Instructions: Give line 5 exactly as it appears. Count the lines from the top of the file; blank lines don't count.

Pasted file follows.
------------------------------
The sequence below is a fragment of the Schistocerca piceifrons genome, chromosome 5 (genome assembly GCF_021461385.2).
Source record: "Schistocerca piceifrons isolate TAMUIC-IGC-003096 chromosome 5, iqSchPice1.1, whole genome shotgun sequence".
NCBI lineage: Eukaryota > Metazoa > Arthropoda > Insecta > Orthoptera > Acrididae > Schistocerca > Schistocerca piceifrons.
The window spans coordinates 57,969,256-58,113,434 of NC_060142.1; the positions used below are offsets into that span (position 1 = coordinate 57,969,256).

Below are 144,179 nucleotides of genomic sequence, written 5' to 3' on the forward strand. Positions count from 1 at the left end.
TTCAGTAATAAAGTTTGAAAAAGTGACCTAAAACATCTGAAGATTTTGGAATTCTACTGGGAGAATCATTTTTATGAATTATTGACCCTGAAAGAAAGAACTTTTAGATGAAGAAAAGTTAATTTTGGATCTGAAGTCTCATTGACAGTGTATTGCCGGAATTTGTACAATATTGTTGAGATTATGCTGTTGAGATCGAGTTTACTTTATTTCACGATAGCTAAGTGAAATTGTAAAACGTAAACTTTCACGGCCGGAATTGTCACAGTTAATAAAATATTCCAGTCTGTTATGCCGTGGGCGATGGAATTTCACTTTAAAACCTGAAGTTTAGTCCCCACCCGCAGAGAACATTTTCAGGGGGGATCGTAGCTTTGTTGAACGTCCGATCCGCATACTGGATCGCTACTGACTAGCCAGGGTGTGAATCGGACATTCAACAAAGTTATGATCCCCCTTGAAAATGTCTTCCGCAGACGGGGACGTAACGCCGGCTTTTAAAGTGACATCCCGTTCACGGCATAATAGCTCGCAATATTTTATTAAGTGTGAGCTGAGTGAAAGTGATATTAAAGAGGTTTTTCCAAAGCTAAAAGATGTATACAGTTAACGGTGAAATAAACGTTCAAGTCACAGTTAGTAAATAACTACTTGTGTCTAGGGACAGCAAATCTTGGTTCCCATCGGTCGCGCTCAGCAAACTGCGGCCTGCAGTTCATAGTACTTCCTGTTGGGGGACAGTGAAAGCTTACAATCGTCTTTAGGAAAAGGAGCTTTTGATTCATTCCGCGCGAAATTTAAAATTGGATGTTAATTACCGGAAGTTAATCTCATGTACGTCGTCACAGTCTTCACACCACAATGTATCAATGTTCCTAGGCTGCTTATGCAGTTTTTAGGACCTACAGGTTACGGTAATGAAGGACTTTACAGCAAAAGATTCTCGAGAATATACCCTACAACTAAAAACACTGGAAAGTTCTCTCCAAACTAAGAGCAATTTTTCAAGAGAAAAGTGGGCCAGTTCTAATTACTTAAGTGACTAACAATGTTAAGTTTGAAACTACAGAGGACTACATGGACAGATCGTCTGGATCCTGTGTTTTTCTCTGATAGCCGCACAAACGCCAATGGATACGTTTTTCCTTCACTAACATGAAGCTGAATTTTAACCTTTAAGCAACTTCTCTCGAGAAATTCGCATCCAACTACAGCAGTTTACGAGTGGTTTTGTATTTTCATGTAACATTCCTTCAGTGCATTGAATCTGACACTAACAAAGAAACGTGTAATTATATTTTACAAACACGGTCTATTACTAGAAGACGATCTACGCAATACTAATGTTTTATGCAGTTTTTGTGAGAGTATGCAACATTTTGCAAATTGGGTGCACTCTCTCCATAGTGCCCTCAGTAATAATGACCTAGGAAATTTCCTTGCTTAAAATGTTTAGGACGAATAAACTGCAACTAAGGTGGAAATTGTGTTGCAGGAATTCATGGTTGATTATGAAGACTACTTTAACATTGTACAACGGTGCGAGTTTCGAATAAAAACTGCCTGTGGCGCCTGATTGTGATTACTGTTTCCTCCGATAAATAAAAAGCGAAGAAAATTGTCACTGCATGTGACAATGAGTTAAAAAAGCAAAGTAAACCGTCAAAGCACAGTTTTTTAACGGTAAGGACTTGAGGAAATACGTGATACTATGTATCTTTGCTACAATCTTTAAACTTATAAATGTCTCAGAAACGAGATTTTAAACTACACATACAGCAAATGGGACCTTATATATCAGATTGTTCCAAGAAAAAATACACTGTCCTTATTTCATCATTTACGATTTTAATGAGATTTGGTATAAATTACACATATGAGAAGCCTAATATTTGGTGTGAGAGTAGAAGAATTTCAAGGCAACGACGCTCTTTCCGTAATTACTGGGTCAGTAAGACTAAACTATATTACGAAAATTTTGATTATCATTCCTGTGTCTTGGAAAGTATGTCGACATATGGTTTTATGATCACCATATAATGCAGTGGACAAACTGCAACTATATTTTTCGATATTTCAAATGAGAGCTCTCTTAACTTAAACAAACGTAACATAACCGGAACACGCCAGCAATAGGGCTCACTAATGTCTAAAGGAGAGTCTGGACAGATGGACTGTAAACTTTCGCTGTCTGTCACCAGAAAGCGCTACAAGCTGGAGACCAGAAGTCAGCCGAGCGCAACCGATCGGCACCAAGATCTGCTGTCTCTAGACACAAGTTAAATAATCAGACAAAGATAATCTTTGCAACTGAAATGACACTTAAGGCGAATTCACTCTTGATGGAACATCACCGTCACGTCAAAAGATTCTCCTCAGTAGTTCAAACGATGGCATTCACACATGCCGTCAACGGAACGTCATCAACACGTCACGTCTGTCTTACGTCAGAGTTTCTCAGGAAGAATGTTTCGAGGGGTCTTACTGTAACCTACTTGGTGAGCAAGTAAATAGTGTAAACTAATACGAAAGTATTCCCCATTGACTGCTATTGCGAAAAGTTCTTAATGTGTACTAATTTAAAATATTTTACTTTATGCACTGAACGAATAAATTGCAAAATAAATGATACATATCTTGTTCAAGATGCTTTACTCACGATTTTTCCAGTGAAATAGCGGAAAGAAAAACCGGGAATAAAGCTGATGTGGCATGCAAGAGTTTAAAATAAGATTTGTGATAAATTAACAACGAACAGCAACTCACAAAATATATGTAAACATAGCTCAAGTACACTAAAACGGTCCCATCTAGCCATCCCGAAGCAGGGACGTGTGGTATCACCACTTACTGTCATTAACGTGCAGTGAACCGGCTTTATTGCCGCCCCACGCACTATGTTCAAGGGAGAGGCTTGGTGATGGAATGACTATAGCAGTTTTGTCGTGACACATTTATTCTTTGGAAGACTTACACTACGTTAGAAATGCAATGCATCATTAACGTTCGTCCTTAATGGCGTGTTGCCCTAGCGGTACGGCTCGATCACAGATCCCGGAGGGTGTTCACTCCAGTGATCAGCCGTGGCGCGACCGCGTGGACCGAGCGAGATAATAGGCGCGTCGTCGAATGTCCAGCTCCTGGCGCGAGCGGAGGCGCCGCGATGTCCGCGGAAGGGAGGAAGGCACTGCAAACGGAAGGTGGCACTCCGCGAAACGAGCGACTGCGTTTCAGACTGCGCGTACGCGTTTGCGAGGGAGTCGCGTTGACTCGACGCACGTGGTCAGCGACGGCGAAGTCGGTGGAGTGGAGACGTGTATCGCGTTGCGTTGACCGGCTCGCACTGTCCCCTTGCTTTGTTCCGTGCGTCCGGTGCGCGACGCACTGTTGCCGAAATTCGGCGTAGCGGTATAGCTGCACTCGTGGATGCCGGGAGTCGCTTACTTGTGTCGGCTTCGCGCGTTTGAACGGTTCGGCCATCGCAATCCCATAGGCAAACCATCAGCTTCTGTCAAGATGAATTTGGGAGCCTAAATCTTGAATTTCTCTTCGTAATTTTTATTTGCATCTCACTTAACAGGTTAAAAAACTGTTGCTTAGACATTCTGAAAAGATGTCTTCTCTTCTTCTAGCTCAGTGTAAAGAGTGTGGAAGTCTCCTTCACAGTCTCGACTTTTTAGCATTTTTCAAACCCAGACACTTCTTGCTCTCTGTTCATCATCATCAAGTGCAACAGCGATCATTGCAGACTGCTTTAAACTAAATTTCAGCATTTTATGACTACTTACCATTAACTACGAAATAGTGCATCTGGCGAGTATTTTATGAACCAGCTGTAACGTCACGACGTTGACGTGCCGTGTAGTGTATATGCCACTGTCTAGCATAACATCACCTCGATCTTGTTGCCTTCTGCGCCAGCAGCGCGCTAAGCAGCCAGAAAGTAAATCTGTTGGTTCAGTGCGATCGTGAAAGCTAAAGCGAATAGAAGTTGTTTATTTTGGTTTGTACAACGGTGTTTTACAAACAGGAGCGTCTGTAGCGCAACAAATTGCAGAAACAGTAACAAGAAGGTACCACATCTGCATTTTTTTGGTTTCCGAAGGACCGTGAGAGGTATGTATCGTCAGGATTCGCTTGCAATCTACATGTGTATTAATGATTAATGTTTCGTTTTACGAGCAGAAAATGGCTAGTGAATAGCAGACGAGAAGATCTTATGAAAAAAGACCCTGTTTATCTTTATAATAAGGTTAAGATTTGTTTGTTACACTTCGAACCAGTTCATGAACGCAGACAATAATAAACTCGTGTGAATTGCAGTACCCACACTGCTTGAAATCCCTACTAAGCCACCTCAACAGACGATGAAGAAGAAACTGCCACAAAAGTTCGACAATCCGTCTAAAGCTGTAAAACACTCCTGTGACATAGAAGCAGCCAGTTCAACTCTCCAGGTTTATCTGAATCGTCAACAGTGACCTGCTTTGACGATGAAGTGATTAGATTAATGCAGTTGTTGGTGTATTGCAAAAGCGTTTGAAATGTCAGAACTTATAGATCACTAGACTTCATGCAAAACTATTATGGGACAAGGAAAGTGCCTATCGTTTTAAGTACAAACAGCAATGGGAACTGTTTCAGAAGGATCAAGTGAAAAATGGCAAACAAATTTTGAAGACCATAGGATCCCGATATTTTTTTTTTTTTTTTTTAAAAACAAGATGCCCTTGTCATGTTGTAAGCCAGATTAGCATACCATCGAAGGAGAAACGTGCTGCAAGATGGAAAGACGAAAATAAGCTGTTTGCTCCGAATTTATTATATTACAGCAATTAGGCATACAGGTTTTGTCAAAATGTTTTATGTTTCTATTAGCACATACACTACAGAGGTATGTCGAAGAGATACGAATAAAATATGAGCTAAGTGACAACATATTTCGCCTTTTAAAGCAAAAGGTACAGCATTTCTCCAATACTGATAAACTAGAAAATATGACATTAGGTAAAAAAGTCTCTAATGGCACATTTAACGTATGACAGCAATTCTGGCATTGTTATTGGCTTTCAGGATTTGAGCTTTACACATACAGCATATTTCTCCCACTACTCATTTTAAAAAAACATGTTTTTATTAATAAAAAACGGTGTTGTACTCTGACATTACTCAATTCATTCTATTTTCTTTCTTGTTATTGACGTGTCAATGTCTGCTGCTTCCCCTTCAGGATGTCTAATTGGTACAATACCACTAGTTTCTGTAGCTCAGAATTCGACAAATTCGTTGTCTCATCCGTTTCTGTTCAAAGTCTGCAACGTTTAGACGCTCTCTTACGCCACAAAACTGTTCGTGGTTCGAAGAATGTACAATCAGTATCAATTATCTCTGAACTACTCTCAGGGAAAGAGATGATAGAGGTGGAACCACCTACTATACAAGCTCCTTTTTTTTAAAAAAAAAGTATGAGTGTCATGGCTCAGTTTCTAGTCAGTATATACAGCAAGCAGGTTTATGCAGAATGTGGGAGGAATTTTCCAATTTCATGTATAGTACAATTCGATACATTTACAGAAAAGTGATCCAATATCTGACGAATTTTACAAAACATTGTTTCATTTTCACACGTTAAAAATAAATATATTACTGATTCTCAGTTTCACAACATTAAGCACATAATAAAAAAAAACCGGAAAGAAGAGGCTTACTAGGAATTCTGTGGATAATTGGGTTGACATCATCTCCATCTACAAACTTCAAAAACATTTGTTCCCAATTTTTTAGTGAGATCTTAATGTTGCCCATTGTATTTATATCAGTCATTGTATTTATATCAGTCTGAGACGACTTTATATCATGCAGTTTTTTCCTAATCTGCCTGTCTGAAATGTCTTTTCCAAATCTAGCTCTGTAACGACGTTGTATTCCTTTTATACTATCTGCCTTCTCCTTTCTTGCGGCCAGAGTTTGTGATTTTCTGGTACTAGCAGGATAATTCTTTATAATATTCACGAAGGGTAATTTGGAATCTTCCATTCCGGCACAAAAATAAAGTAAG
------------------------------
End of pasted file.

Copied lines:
Below are 144,179 nucleotides of genomic sequence, written 5' to 3' on the forward strand. Positions count from 1 at the left end.